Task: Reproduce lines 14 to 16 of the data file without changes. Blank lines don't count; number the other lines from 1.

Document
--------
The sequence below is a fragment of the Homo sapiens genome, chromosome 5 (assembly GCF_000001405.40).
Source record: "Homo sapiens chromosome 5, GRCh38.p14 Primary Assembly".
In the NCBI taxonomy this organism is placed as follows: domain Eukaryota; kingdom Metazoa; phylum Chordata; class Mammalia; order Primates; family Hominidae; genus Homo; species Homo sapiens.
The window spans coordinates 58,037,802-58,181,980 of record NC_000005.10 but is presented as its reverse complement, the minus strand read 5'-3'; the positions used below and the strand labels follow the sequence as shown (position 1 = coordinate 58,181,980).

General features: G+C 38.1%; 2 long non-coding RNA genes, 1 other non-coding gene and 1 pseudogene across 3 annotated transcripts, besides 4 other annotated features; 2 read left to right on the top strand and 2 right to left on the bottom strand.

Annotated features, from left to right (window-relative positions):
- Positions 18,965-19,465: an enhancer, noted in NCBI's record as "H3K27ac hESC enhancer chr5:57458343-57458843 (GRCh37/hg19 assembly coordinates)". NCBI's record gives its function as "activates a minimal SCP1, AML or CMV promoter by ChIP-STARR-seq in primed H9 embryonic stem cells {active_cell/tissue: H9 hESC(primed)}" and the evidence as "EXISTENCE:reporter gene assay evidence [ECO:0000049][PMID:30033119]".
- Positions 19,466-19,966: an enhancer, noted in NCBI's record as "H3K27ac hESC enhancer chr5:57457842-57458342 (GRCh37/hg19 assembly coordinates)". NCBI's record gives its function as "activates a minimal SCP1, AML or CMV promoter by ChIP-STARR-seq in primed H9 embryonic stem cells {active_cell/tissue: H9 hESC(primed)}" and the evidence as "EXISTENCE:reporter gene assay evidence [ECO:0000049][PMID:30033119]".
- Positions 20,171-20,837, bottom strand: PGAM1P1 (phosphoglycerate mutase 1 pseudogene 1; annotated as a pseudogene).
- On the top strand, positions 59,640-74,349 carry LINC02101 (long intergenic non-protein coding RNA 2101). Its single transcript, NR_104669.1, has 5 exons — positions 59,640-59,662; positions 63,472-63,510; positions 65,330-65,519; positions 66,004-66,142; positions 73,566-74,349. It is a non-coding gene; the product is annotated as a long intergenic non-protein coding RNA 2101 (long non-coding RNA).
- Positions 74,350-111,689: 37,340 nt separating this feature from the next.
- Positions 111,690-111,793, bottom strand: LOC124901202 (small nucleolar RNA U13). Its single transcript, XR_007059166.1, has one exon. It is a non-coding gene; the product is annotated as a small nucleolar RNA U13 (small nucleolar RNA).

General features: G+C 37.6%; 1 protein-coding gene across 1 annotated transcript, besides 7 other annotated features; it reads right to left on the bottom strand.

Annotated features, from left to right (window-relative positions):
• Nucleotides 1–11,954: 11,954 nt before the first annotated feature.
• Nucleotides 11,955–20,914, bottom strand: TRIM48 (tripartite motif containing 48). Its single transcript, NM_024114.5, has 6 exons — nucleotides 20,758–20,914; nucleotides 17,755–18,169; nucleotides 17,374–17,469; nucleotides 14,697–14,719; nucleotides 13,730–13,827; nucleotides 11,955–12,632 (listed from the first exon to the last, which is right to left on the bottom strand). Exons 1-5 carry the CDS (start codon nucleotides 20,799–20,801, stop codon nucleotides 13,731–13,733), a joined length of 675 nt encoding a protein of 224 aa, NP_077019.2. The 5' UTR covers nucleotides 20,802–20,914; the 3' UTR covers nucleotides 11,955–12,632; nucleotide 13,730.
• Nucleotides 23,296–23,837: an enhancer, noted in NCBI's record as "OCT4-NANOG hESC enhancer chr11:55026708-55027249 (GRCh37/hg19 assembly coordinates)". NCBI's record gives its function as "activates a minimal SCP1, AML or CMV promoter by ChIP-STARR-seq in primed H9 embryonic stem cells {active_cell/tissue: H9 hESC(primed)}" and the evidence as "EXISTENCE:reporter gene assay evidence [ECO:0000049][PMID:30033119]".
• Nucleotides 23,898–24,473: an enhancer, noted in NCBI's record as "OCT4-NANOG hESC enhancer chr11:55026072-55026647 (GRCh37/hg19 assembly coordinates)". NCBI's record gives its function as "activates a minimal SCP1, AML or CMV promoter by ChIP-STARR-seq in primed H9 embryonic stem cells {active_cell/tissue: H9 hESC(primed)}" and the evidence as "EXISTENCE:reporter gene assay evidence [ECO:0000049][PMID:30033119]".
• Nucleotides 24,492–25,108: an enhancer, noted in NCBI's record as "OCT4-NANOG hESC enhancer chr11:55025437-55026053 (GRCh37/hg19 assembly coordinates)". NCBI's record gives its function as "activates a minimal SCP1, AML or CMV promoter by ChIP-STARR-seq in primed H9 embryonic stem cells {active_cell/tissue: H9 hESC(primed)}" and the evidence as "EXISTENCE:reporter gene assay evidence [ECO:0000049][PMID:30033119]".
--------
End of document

Annotated features, from left to right (window-relative positions):
• Nucleotides 1–11,954: 11,954 nt before the first annotated feature.
• Nucleotides 11,955–20,914, bottom strand: TRIM48 (tripartite motif containing 48). Its single transcript, NM_024114.5, has 6 exons — nucleotides 20,758–20,914; nucleotides 17,755–18,169; nucleotides 17,374–17,469; nucleotides 14,697–14,719; nucleotides 13,730–13,827; nucleotides 11,955–12,632 (listed from the first exon to the last, which is right to left on the bottom strand). Exons 1-5 carry the CDS (start codon nucleotides 20,799–20,801, stop codon nucleotides 13,731–13,733), a joined length of 675 nt encoding a protein of 224 aa, NP_077019.2. The 5' UTR covers nucleotides 20,802–20,914; the 3' UTR covers nucleotides 11,955–12,632; nucleotide 13,730.